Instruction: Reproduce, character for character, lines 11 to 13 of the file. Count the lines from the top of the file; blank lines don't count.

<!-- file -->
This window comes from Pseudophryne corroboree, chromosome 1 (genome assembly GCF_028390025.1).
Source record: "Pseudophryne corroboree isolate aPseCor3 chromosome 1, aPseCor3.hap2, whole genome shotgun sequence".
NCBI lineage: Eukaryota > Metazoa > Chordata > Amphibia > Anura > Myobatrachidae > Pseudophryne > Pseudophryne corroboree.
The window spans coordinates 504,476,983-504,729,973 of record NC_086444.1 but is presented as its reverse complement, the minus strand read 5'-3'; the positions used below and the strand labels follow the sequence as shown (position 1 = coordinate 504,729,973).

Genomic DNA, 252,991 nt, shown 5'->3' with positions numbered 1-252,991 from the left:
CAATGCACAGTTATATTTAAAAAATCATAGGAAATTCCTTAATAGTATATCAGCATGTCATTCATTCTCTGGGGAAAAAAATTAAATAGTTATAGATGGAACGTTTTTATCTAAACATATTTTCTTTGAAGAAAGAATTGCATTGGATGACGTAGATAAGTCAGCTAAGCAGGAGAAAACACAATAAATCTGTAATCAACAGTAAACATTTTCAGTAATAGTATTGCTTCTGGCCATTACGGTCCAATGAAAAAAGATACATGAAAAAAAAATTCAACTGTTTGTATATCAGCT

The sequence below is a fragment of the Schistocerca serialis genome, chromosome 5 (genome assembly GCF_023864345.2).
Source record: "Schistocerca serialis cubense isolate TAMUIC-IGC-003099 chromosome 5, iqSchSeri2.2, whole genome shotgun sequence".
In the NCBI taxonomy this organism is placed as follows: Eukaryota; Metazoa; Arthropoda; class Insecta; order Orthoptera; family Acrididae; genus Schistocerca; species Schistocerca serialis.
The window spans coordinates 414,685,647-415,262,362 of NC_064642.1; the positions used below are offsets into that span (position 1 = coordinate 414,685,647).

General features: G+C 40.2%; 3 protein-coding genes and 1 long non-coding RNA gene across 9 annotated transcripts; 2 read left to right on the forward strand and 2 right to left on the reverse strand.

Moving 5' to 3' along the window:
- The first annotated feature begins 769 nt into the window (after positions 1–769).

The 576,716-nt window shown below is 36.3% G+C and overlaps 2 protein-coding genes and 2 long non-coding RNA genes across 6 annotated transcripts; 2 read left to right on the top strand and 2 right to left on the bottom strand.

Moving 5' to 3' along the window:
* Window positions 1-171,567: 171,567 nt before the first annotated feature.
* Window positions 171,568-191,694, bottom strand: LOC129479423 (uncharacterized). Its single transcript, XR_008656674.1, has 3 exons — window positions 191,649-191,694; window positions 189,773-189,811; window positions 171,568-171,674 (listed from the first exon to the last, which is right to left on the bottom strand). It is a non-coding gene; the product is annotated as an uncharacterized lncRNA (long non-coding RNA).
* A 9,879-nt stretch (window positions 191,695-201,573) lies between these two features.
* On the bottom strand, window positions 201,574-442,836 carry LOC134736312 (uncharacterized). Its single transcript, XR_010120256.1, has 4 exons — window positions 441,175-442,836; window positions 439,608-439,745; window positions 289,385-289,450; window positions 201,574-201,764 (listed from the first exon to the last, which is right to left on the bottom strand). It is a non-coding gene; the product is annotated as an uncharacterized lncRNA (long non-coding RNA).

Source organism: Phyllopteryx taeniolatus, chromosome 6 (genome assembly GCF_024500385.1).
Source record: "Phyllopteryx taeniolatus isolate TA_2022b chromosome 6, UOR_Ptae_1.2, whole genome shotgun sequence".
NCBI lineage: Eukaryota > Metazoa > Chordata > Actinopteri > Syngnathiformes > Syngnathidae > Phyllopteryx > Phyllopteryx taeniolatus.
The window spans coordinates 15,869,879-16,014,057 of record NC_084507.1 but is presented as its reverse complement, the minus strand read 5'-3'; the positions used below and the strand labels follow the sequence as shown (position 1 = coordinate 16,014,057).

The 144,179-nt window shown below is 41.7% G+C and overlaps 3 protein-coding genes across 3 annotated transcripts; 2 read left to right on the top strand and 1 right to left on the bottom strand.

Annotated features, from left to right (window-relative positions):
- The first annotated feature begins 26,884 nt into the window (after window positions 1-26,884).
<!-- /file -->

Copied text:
General features: G+C 40.2%; 3 protein-coding genes and 1 long non-coding RNA gene across 9 annotated transcripts; 2 read left to right on the forward strand and 2 right to left on the reverse strand.

Moving 5' to 3' along the window:
- The first annotated feature begins 769 nt into the window (after positions 1–769).